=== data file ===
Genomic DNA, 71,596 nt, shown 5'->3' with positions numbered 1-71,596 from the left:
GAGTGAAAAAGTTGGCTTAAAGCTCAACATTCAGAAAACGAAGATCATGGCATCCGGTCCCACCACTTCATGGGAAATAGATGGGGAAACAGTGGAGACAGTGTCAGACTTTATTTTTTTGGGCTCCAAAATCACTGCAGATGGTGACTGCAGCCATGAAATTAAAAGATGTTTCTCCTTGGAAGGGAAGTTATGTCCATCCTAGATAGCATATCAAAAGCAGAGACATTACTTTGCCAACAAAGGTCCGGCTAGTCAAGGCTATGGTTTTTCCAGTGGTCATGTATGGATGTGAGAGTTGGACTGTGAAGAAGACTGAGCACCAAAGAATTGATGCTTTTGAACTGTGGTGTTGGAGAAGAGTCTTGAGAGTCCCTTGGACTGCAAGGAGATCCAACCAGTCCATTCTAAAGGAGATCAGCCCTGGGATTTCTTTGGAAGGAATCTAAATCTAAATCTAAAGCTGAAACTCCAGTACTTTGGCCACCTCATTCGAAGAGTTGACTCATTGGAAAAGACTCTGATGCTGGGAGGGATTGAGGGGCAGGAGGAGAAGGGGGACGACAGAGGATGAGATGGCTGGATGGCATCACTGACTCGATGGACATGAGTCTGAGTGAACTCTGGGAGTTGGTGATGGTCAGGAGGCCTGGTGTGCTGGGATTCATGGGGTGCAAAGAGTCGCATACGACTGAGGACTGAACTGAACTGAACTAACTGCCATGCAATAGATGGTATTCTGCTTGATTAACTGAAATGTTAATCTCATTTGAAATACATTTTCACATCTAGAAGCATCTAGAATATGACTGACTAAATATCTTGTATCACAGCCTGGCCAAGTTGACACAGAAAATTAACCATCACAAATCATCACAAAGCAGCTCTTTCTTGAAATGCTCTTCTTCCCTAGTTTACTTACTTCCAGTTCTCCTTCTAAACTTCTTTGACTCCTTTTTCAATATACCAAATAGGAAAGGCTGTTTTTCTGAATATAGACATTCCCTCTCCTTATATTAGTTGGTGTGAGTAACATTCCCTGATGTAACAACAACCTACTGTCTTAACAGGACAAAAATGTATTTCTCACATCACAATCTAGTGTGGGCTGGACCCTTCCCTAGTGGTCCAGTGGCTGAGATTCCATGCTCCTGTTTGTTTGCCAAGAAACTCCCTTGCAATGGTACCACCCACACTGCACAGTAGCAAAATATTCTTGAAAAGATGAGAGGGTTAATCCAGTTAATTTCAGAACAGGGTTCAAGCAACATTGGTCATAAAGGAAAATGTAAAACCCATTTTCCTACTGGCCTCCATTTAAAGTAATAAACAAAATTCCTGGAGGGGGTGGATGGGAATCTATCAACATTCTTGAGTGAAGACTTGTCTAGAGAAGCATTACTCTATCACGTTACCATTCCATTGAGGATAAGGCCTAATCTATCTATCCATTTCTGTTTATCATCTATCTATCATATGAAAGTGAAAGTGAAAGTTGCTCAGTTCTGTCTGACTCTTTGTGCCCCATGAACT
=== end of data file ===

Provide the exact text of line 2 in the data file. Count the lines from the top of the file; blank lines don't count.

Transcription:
GAGTGAAAAAGTTGGCTTAAAGCTCAACATTCAGAAAACGAAGATCATGGCATCCGGTCCCACCACTTCATGGGAAATAGATGGGGAAACAGTGGAGACAGTGTCAGACTTTATTTTTTTGGGCTCCAAAATCACTGCAGATGGTGACTGCAGCCATGAAATTAAAAGATGTTTCTCCTTGGAAGGGAAGTTATGTCCATCCTAGATAGCATATCAAAAGCAGAGACATTACTTTGCCAACAAAGGTCCGGCTAGTCAAGGCTATGGTTTTTCCAGTGGTCATGTATGGATGTGAGAGTTGGACTGTGAAGAAGACTGAGCACCAAAGAATTGATGCTTTTGAACTGTGGTGTTGGAGAAGAGTCTTGAGAGTCCCTTGGACTGCAAGGAGATCCAACCAGTCCATTCTAAAGGAGATCAGCCCTGGGATTTCTTTGGAAGGAATCTAAATCTAAATCTAAAGCTGAAACTCCAGTACTTTGGCCACCTCATTCGAAGAGTTGACTCATTGGAAAAGACTCTGATGCTGGGAGGGATTGAGGGGCAGGAGGAGAAGGGGGACGACAGAGGATGAGATGGCTGGATGGCATCACTGACTCGATGGACATGAGTCTGAGTGAACTCTGGGAGTTGGTGATGGTCAGGAGGCCTGGTGTGCTGGGATTCATGGGGTGCAAAGAGTCGCATACGACTGAGGACTGAACTGAACTGAACTAACTGCCATGCAATAGATGGTATTCTGCTTGATTAACTGAAATGTTAATCTCATTTGAAATACATTTTCACATCTAGAAGCATCTAGAATATGACTGACTAAATATCTTGTATCACAGCCTGGCCAAGTTGACACAGAAAATTAACCATCACAAATCATCACAAAGCAGCTCTTTCTTGAAATGCTCTTCTTCCCTAGTTTACTTACTTCCAGTTCTCCTTCTAAACTTCTTTGACTCCTTTTTCAATATACCAAATAGGAAAGGCTGTTTTTCTGAATATAGACATTCCCTCTCCTTATATTAGTTGGTGTGAGTAACATTCCCTGATGTAACAACAACCTACTGTCTTAACAGGACAAAAATGTATTTCTCACATCACAATCTAGTGTGGGCTGGACCCTTCCCTAGTGGTCCAGTGGCTGAGATTCCATGCTCCTGTTTGTTTGCCAAGAAACTCCCTTGCAATGGTACCACCCACACTGCACAGTAGCAAAATATTCTTGAAAAGATGAGAGGGTTAATCCAGTTAATTTCAGAACAGGGTTCAAGCAACATTGGTCATAAAGGAAAATGTAAAACCCATTTTCCTACTGGCCTCCATTTAAAGTAATAAACAAAATTCCTGGAGGGGGTGGATGGGAATCTATCAACATTCTTGAGTGAAGACTTGTCTAGAGAAGCATTACTCTATCACGTTACCATTCCATTGAGGATAAGGCCTAATCTATCTATCCATTTCTGTTTATCATCTATCTATCATATGAAAGTGAAAGTGAAAGTTGCTCAGTTCTGTCTGACTCTTTGTGCCCCATGAACT